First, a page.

Episode 6 of the Herbal Action Podcast is now live!
In episode 6, Herbalists Without Borders chats with Leah Wolf of the Trillium Center about radical herbalism. For Leah, radical herbalism is a combination of roots, restoration, resistance, and resilience. She integrates these four concepts into a four element system of herbalism to help her students understand how to go deeper in understanding health and wellness issues. Listen to the podcast episode below.
Leah Wolfe, Trillium Center
Leah Wolfe, MPH, is a full-time herbalist living on a farm in NE Ohio. She has a background in public health research and health education but has a penchant for the unexplainable. The Trillium Center, an educational project, emerged during the depths of winter 2012 when the thinning veil allowed her to see her path as a teacher alongside the great lake of Erie. The Trillium Center is run out of BLD farm, a small homesteading farm where she teaches people how to identify, process, and use wild plants. Classes are taught in a straw bale classroom made with local clay mixed with straw and cattail fluff. Leah travels cross country to gather plants in many ecosystems and teaches where ever there are people who want to learn more about plants and medicine. Contact her about having a class in your area. Contact Leah and find more information about her upcoming classes at trilliumcenter.org
Leah Wolfe, MPH
Community Herbalist and Health Educator
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Interview Questions, Editing, Music, & Interview By Denise Cusack.
~By Wren Fulner, HWB Feature Blog Writer
In an increasingly divisive political world, intersectional activism is more essential than ever. The recent project of Kristin Henningsen and Kenzie McDonald in Burlington, Vermont to start an inclusive and representational conversation around trauma through a weekend long workshop is an excellent template for healers to address community needs. This event came together through an alchemy of partnership, learning, and listening, with support from a small grant from Herbalists Without Borders, as well as hosting by Railyard Apothecary.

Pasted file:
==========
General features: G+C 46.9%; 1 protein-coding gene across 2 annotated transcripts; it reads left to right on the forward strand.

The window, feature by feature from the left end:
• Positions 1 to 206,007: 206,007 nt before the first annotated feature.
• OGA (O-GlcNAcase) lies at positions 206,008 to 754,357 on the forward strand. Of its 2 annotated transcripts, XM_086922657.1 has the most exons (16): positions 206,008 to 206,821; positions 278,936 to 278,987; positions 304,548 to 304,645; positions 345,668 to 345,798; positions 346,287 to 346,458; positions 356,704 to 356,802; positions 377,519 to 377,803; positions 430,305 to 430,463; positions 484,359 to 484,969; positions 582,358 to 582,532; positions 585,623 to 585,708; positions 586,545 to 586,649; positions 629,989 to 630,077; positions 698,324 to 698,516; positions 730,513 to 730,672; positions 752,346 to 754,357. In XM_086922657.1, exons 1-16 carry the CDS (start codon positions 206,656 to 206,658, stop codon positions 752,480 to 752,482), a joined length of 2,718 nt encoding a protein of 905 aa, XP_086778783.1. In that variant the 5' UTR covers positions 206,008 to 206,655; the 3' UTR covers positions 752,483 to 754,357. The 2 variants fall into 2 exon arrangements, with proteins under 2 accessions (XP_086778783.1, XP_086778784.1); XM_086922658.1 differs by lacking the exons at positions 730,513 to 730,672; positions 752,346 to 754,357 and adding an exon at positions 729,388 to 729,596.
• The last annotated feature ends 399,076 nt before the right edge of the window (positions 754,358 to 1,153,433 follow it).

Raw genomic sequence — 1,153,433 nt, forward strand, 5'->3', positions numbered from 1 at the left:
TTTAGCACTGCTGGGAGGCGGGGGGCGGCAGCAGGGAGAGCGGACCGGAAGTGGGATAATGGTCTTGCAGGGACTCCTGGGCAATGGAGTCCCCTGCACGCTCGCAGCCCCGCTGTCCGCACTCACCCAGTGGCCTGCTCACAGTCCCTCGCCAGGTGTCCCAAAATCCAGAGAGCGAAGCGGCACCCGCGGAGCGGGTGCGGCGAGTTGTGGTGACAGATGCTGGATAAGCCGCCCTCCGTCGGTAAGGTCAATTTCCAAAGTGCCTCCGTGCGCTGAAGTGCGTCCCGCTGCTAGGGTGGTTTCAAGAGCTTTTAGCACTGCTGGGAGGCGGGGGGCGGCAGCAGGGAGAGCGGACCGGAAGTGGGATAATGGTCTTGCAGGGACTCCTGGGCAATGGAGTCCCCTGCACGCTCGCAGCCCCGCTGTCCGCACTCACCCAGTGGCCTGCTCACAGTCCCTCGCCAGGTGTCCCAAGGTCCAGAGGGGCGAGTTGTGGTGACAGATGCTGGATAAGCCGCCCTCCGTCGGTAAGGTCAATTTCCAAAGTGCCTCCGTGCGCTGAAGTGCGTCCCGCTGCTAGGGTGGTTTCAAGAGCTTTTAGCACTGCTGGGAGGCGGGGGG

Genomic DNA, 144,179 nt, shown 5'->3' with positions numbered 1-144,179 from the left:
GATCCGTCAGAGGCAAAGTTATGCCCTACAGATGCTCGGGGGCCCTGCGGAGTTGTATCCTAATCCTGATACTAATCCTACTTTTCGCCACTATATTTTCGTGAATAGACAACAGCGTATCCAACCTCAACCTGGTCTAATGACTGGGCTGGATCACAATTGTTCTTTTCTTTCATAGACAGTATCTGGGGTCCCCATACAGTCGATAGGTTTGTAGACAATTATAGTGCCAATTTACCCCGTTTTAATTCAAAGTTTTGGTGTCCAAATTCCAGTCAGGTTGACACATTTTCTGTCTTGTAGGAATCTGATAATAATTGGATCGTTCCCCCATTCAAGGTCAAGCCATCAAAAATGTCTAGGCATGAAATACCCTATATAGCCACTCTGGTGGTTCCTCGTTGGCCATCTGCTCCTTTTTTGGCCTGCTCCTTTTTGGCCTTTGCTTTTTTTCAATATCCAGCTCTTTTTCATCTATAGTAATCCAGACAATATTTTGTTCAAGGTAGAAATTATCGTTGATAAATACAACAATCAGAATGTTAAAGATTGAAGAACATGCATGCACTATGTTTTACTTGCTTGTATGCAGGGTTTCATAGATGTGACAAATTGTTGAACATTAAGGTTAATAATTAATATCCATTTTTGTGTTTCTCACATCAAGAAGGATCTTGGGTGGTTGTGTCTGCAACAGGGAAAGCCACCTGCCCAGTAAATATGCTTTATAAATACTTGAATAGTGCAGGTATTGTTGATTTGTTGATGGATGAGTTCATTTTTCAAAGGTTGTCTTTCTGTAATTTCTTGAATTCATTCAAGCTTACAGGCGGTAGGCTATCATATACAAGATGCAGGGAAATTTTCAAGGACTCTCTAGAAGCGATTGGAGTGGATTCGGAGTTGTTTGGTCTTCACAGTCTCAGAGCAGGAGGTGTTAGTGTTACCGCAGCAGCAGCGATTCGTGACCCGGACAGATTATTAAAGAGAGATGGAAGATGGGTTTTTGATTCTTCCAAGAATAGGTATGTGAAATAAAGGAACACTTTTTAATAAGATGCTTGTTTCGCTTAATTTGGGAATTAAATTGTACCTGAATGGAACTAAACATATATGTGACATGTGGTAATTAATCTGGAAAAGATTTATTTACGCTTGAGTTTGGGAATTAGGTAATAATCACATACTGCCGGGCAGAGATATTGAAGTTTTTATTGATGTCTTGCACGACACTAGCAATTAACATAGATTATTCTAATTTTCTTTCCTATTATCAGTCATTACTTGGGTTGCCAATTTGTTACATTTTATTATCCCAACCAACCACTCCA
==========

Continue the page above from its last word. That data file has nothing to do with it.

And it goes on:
Their work began months before, meeting with the local Vermont Herbalists Without Borders chapter to plan a fundraising herbal spa day and craft fair to support workshop scholarships for BIPOC (Black, Indigenous, People of Color) and transgender folks. This diversity was critical to the success of the trauma conversations because “the demographic of the participants should mirror the speakers, and vice versa”. The fundraiser was remarkably successful and raised funds to send between 12 and 15 people to the weekend’s workshop; Kristin and Kenzie are planning another spa day fundraiser gathering soon.
The November weekend workshop itself was a whirlwind of practitioners of all modalities sharing space, from nurses to herbalists to reiki and yoga healers, as well as a collection of insightful speakers, “a really nice mix of science and spirit”. Framing the event as an experiential conversation rather than an academic training was critical to the desired result of a “sense of community and action” for the group. Arriving there took time, however, and through community feedback during the planning stages, Kristin and Kenzie realized the necessity of changing the rhetoric of the event to “trauma informed learning” rather than “training”, moving away from the expectation that a single weekend can provide all the tools one might need to support folks with trauma.
There will certainly be a follow up event in months to come, and the organizers look forward to being able to apply their learnings. More volunteers are needed, as well as earlier advertising in order to connect with the widest diversity of participant identities and modalities. In addition, Kristin and Kenzie wish they would have provided a feedback form at the event itself, rather than after the fact, so as to gather more useful input for future gatherings.
Though the kyriarchy will continue creating trauma that challenges the skills and energy of healers, events such as this foster the community resiliency from which we can find strength to do the work.
A big thank you to Kenzie and Kristin of HWB Vermont.
Wren Fulner is a queer amateur herbalist, a recent transplant to Eugene, Oregon from the cold winters of Minnesota, and writer for the Herbalists Without Borders blog. She is largely self-taught, both in herbalism and writing, and also enjoys hiking by the rugged Pacific Northwest ocean, practicing tarot and astrology, and playing Dungeons and Dragons when she can get a group together. Rose and Tulsi are her favorite herbal allies, though she's recently learning to love Skullcap as well. She hopes to share a house with her partner before too long, on acreage to homestead and establish an enormous garden for nourishment and healing.
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